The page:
So, the music: the Rimsky-Korsakov was very nice. I had low expectations of this orchestra because I'd never heard of them before, but they were technically very good, especially the woodwinds. The Hua/Wu piece was one originally composed for the erhu (a traditional Chinese string instrument) and then arranged for orchestra. And I will just come out and say right now that Chinese music is, for me, in the same category as Schoenberg: I don't get it. I guess it's probably because I didn't grow up listening to it, but it does absolutely nothing for me, as did this piece. I politely waited for it to end.
And then it was time for the Lang Lang! He's all grown up now at 22 (the first time we saw him he was only 19) and was sporting a mullet. He turned in his usual stellar performance, and performed not one, but TWO encores, a piece by Liszt and then the semi-ridiculous Flight of the Bumblebee. As I expected, this was the highlight of the concert for me.
After Lang Lang came the second Chinese piece of the evening, the Ye. I liked this somewhat better than the first, because it incorporated some elements of Western modern music...maybe I just understood it better. It was based on Mahler's Das Lied von den Erde, which in turn was based on a series of Chinese poems of ambiguous origin. These poems were printed in the program in Chinese and in occasionally hilarious English translation. Here is one representative highlight:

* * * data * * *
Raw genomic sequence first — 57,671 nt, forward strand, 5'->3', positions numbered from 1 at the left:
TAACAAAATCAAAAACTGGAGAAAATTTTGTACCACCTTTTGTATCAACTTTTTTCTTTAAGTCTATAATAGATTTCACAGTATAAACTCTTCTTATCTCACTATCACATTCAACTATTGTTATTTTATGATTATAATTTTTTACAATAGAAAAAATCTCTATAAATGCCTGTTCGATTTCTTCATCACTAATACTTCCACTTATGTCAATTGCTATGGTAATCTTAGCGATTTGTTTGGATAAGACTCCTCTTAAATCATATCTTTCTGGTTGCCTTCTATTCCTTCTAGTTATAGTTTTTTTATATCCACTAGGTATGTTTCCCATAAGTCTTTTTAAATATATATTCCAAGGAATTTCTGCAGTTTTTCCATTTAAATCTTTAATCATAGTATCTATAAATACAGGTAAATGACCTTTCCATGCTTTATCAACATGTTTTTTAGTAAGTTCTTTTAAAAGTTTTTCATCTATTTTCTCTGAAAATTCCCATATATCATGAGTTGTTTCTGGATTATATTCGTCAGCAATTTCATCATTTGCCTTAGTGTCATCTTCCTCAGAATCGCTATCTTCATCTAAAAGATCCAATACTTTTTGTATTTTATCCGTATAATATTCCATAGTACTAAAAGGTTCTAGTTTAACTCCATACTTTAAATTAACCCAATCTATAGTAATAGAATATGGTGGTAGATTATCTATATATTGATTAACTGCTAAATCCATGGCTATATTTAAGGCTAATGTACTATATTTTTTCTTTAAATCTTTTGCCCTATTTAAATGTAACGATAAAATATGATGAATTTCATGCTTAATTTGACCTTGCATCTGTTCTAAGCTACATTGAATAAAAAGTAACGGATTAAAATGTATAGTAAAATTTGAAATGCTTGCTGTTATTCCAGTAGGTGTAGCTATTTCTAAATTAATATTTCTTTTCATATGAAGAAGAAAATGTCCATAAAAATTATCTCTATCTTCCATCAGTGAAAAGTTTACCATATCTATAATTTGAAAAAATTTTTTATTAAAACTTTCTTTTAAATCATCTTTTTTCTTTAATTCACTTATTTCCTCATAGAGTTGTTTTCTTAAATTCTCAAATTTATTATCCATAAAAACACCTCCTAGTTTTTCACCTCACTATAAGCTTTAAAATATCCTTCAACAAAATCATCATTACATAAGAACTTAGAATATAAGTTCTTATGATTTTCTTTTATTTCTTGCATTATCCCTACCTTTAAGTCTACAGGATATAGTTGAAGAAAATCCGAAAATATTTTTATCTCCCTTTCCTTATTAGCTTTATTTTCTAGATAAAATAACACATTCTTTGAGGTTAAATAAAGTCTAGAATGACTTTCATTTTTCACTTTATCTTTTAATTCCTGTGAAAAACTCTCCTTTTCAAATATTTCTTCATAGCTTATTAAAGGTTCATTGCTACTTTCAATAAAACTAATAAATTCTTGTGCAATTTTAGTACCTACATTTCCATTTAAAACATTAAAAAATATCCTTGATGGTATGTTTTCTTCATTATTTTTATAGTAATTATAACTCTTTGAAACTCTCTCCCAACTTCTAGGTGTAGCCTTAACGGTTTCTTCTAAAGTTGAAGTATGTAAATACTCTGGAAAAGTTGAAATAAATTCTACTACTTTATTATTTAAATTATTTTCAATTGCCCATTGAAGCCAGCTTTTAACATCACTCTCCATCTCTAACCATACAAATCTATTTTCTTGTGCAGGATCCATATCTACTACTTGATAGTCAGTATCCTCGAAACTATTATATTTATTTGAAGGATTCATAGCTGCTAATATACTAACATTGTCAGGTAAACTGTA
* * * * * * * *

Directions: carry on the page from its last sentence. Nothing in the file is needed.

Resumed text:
Everyone lives and dies only once
Lonely ape sits, howls the moon over the grave
Must empty this cup of wine in one gulp
Luwa Ke sang the difficult vocal part bravely--at a couple of points she was called upon to "sing" these sort of swooping howling sounds that were so weird I have no idea how the composer was able to notate them on a page since they didn't seem to correspond to actual musical notes. But I guess it was this very oddness that appealed to me, whereas the other Chinese piece left me cold.
And then they finished off with the Bartok, which is taken from that composer's ballet score. The plot of the ballet is that three thugs force a girl to lure men into their lair so that they can rob him. The first victim is an old man who has no money, so they run him off. The second is a young student, who is also broke. But the third is a wealthy Chinese. The thugs try to kill him and rob him, but to no avail, he can't be killed, but merely continues to stare lustfully at the girl. Finally she gives in to his advances, and as soon as he achieves orgasm, succumbs to his wounds. I thought this was the China Philharmonic's most inspired performance and I really enjoyed hearing them play this.